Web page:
Renovations reveal history of medieval undercroft at Dunstable’s Priory House
The undercroft at Priory House in Dunstable, Bedfordshire, is a rare and almost complete example of 13th century stonework that is currently on Historic England's Heritage at Risk register. To get it off the register, a project began in September to safeguard the historically significant structure, which is suffering the effects of movement that is cracking the stonework.
The repair of Priory House is being run by Dunstable High Street Heritage Action Zone. The £95million Government-funded High Streets Heritage Action Zone programme, which is delivered by Historic England, is intended to unlock the potential of historic high streets, fuelling economic, social and cultural recovery. It is working in partnership with Dunstable Town Council and Historic England at the Priory House.
The project to repair the undercroft sensitively, protecting and retaining as much of the original 13th century fabric as possible, is being progressed by structural engineers The Morton Partnership, building contractor Messenger and conservation specialist Cliveden Conservation.
Trudi Hughes, Historic England Heritage at Risk Surveyor, says: “The really exciting thing is that the undercroft, about which we knew very little other than it was reported to be 13th century, now reveals itself as the ground floor and part of the first floor of a 13th century building, with evidence of partitions.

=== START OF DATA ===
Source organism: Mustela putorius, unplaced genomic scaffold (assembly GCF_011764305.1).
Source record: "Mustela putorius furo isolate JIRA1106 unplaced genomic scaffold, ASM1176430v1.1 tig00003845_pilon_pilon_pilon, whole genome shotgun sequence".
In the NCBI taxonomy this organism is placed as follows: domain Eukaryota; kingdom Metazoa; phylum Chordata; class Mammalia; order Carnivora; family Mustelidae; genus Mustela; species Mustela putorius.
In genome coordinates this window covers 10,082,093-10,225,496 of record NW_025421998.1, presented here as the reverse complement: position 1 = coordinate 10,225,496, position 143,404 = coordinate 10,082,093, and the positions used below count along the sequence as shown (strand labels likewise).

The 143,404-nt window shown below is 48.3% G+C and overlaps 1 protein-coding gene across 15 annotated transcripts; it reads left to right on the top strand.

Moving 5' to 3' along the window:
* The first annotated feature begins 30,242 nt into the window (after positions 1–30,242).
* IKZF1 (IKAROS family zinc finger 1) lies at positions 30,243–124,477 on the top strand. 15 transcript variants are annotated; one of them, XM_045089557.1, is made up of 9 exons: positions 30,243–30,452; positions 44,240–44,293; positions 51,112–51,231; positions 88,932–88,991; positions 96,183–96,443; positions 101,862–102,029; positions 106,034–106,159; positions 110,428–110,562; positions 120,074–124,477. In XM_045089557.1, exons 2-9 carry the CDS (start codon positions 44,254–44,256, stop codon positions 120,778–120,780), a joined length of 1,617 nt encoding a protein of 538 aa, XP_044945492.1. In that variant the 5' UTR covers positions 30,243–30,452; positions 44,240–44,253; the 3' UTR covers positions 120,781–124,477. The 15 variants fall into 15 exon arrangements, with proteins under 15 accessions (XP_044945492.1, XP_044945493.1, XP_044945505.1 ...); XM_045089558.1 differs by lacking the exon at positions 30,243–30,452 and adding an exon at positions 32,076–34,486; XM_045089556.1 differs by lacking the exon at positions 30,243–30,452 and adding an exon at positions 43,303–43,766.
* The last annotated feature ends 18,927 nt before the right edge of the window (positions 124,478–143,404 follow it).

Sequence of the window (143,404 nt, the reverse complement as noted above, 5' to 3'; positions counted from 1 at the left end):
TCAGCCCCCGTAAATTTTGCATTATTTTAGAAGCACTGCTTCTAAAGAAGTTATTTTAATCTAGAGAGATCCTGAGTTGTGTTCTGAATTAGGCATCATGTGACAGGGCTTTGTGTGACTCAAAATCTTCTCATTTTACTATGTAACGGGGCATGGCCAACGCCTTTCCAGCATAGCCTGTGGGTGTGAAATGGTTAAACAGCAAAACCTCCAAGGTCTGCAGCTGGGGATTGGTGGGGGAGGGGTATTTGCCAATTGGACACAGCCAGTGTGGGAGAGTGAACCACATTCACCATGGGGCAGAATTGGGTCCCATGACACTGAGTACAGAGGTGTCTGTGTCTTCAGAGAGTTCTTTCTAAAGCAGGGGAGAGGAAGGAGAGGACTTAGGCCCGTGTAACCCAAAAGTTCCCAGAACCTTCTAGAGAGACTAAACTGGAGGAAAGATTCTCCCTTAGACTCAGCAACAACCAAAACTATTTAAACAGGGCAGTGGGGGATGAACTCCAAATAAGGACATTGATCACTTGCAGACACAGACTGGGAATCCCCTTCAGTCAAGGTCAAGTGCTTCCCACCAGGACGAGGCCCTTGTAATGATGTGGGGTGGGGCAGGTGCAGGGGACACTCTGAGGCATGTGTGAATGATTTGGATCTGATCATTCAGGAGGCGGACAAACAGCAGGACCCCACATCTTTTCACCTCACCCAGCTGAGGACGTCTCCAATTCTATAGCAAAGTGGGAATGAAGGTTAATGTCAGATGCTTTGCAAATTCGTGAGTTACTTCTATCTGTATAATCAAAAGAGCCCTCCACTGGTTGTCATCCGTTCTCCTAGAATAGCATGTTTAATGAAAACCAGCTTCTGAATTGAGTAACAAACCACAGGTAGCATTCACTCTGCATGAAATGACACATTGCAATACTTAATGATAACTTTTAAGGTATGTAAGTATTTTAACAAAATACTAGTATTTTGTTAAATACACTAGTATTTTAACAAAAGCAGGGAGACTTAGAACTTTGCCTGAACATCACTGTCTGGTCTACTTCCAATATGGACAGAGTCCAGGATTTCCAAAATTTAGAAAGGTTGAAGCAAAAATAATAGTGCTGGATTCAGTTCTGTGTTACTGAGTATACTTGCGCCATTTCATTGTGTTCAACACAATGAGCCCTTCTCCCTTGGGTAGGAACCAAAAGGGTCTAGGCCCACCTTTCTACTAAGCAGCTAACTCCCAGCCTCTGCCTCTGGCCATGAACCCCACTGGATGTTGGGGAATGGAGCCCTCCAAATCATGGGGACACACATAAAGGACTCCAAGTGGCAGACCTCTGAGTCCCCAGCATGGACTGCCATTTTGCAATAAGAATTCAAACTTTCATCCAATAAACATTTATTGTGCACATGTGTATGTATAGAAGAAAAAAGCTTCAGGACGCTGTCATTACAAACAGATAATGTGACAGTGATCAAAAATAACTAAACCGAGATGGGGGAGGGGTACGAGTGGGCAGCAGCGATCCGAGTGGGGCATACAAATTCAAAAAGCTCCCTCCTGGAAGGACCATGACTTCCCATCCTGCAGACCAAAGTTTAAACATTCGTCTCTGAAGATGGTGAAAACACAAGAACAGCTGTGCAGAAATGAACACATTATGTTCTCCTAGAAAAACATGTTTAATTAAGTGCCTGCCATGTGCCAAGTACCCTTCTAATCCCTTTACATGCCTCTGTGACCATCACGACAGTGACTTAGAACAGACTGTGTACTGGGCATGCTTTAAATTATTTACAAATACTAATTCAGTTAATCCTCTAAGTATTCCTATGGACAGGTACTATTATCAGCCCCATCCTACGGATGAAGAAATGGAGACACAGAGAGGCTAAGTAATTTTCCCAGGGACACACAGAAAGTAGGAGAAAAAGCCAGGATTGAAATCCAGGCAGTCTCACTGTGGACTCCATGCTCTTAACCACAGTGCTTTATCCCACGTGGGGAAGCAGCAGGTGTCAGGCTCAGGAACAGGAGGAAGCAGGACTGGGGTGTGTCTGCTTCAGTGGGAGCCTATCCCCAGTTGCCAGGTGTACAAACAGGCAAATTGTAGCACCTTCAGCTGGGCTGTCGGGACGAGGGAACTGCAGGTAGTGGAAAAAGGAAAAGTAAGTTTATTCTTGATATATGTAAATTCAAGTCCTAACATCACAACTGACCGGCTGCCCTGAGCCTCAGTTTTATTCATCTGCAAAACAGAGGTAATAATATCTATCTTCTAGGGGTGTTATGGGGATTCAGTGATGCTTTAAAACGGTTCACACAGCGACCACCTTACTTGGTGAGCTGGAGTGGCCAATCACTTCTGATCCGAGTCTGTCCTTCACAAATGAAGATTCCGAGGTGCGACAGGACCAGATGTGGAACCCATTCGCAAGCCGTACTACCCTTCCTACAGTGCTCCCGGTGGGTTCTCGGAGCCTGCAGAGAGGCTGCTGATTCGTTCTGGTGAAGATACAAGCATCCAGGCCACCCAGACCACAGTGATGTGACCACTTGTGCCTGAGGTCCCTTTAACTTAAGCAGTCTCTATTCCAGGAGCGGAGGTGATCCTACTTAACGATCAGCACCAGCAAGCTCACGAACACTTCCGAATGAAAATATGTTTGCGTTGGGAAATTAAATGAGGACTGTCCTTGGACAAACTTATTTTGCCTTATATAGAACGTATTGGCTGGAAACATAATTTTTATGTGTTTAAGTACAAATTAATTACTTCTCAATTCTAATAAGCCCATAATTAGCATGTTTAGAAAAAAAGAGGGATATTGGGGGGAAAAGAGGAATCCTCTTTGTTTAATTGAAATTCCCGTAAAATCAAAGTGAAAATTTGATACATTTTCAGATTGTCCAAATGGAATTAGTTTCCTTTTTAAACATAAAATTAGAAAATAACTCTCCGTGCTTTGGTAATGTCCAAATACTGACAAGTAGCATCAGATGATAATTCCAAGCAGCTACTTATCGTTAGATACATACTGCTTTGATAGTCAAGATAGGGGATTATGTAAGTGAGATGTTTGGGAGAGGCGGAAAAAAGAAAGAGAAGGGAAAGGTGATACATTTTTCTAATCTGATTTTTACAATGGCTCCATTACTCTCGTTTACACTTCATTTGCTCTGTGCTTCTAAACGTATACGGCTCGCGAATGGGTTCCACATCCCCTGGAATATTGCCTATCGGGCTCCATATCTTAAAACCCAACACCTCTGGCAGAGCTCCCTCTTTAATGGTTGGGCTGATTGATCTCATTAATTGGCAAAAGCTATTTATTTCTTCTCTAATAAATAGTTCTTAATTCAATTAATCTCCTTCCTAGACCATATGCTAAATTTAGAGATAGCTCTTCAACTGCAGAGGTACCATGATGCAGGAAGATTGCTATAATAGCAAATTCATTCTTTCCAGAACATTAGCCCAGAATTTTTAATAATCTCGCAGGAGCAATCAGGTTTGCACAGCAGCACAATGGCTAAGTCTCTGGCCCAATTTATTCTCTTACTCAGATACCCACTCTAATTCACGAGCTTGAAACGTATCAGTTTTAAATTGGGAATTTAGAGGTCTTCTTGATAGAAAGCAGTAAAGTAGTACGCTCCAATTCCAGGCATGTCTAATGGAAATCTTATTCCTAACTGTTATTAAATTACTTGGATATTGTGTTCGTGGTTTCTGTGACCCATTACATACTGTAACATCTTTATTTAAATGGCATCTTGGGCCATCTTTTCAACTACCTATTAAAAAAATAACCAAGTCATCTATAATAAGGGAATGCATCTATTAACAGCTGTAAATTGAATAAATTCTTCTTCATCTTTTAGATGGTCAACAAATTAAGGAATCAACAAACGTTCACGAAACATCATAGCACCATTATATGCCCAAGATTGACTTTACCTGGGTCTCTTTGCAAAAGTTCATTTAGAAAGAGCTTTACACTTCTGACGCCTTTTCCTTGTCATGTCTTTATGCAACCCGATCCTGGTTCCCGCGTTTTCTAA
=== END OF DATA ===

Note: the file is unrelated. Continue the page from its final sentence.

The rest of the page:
“There’s a lot more medieval fabric within that 18th and 19th century shell than anybody ever thought before. It’s important that we save, restore and protect this much-loved building for local people and visitors to continue to explore and enjoy.”
As specialist contractor, Cliveden Conservation is focusing on the conservation and repair of the stonework and the external render.
The first stages of the work involve investigating the deterioration of the clunch stone in the undercroft from above and below the vaults to determine the most effective and appropriate method of conservation treatment.
Sarah Tattersall, Conservation Accredited Engineer for The Morton Partnership, says: “The project team have worked hard to understand the causes of the complex structural and environmental issues that have resulted in deterioration to the stonework, through research, investigation and monitoring.
“On the basis of this detailed understanding, proposals have been developed to conserve and sensitively repair the fabric, sourcing clunch stone from the local quarry operated by H G Clarke & Son at Totternhoe.”
Alongside the repair and conservation work, new research will record the rare features of the medieval undercroft and look to understand its relationship with Dunstable Priory more fully. The repairs and renovation are expected to take approximately 10 months.
There is more about the project here and you can watch an eight-minute video about it below.